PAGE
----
Maersk shares surge after shipping firm extends Red Sea pause, freight rates rise

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Container rates have risen sharply since the start of the Red Sea attacks, says FreightWaves CEO

Shipping giant Maersk saw a second session of strong gains Wednesday, as investors assessed a ratings upgrade and its decision to prolong a halt on Red Sea travel due to safety concerns.

The Danish firm topped Europe’s Stoxx 600 gainers, with its Copenhagen-listed shares up 4.7% in afternoon trade following Tuesday’s 6.4% rise. Shares of Germany’s Hapag-Lloyd were also higher.

Goldman Sachs analysts overnight upgraded their rating on Maersk to “neutral” from “sell.” In a note, they said the increase in freight rates was likely to continue in the coming weeks as global shipping routes are disrupted, creating a shortage of vessel space over the busy pre-Lunar New Year period.

Maersk began rerouting ships along the Cape of Good Hope route around southern Africa on Dec. 19, citing an unacceptable risk to its staff. This avoids the Red Sea, where ships from various carriers and counties have been targeted by Yemen’s Houthi militants.

But it also means no access to Egypt’s Suez canal, which adds roughly 30% onto trips between Asia and Europe, constraining global container capacity.

The Red Sea shipping issue could go on 'for weeks or potentially months,' says Maersk analyst

Uncertainty remains despite a U.S.-led military effort to curb the attacks. Maersk had resumed the Suez route, but suspended it again in recent days after one of its ships was targeted by missiles and small boats.

Asia-Europe is Maersk’s biggest trade lane, and freight rates on the route have roughly tripled from their early December levels, the Goldman Sachs analysts said, while “the impact on annual contract rates is likely to be positive, albeit dependent on how the security situation evolves.”

Maersk’s other major routes are seeing “positive second-order effects from the Suez disruption.” Global trade is also being stymied by drought in the Panama Canal.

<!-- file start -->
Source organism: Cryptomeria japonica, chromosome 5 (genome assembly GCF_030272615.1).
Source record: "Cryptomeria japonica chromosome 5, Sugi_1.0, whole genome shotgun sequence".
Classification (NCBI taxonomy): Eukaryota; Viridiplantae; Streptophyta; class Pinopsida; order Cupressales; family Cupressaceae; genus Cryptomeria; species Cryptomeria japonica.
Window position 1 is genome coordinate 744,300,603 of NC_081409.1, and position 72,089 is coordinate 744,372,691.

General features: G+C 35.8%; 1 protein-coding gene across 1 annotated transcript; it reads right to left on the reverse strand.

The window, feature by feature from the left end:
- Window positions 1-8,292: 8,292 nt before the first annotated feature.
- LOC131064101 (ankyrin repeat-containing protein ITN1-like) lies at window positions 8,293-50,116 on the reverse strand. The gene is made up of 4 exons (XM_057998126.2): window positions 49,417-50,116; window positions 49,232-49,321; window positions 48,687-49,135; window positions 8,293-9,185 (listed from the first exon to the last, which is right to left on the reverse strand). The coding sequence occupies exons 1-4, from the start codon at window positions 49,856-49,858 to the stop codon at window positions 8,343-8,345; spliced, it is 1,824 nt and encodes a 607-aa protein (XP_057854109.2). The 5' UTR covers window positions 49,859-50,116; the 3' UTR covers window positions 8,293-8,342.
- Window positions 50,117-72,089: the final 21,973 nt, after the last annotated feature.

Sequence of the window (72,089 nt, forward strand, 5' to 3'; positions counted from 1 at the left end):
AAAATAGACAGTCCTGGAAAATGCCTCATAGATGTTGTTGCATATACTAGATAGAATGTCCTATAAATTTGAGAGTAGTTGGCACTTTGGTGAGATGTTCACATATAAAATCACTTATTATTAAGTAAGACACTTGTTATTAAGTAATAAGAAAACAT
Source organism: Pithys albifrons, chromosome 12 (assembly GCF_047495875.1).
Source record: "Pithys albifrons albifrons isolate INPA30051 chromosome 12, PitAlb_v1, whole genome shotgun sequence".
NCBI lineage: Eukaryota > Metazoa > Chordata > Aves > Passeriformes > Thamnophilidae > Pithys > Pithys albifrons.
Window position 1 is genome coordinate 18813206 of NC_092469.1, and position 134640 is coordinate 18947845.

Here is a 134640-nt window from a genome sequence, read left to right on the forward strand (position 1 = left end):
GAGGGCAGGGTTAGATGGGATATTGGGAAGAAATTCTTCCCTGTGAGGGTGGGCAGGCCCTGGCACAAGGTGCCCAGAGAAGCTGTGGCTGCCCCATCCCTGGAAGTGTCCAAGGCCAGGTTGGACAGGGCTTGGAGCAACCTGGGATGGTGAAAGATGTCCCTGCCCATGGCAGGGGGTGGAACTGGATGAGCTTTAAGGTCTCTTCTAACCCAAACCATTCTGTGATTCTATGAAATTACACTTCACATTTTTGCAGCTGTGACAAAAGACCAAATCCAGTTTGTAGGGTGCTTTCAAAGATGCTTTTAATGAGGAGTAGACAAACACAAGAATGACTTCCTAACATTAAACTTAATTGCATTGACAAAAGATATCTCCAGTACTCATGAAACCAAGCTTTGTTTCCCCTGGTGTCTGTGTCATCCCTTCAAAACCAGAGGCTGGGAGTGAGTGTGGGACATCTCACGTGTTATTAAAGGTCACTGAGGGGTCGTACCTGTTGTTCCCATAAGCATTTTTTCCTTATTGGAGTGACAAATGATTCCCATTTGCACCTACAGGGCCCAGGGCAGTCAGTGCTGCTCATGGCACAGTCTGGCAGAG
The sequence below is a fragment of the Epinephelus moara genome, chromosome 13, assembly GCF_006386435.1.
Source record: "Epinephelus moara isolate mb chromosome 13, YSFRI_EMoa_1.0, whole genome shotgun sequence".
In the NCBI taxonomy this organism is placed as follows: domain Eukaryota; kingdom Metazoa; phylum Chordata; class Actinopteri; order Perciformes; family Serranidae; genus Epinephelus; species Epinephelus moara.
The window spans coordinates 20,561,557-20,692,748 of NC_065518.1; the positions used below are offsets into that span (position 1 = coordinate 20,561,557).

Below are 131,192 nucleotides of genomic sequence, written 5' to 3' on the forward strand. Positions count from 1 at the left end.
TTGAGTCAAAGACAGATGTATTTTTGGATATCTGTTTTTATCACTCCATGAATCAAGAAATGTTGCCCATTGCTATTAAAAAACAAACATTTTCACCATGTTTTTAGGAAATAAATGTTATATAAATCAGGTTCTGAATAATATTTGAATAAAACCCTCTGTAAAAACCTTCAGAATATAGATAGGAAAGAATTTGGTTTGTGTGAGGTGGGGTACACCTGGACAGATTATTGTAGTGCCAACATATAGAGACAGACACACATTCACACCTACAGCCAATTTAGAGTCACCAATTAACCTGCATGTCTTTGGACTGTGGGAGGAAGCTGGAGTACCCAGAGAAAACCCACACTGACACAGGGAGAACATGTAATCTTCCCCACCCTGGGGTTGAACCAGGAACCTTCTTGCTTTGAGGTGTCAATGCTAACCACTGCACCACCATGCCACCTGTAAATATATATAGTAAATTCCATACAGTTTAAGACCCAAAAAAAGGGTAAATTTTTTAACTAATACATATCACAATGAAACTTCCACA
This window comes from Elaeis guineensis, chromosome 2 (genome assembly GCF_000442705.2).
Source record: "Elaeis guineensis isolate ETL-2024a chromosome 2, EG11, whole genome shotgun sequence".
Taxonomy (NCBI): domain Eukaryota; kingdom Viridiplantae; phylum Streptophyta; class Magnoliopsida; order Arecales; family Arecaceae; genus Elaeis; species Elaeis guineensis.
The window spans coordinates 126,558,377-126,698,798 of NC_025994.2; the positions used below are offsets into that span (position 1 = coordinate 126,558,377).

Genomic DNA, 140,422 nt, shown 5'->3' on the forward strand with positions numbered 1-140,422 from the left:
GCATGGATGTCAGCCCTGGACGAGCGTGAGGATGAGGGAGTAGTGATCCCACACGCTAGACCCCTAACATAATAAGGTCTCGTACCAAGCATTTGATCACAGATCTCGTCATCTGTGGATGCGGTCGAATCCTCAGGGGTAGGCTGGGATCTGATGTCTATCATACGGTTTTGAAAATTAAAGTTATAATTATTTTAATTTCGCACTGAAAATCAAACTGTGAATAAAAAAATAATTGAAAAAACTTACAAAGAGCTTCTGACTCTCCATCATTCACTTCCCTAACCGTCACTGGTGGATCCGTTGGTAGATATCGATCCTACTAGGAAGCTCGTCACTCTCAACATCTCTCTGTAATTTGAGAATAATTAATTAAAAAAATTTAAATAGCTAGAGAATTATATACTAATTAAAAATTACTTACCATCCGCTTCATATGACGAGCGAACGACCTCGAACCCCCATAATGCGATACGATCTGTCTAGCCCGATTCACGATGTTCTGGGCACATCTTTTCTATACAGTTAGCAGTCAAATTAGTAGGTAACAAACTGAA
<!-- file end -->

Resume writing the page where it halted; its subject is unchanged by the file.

However, analysts do not currently foresee the same level of global supply chain disruption and capacity constraint as experienced during the Covid-19 pandemic, which triggered a huge spike in freight rates and record profits for companies including Maersk.

That is largely because the shipping industry has more recently been in a situation of oversupply. Goldman Sachs said its base case for Maersk in 2024 is “now a ‘muddle-through’ scenario instead of deepening price competition.”

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Maersk share price.

Unlisted French shipping group CMA CGM on Tuesday said its container shipping rates from Asia to the Mediterranean region would be up to 100% higher from Jan. 15, versus Jan. 1.

The Red Sea issue is “financially good for the carriers,” Mikkel Emil Jensen, senior analyst at Sydbank, told CNBC’s “Squawk Box Europe” on Wednesday. “You are pulling out capacity from the market at a time when demand is not very strong.”

Freight rates are “increasing significantly and they will be increasing more than whatever the cost will be to sail around Africa.”

The impact on consumers, however, is likely to be increased transit times, worsening of reliability, and a potential increase in prices, Jensen said.

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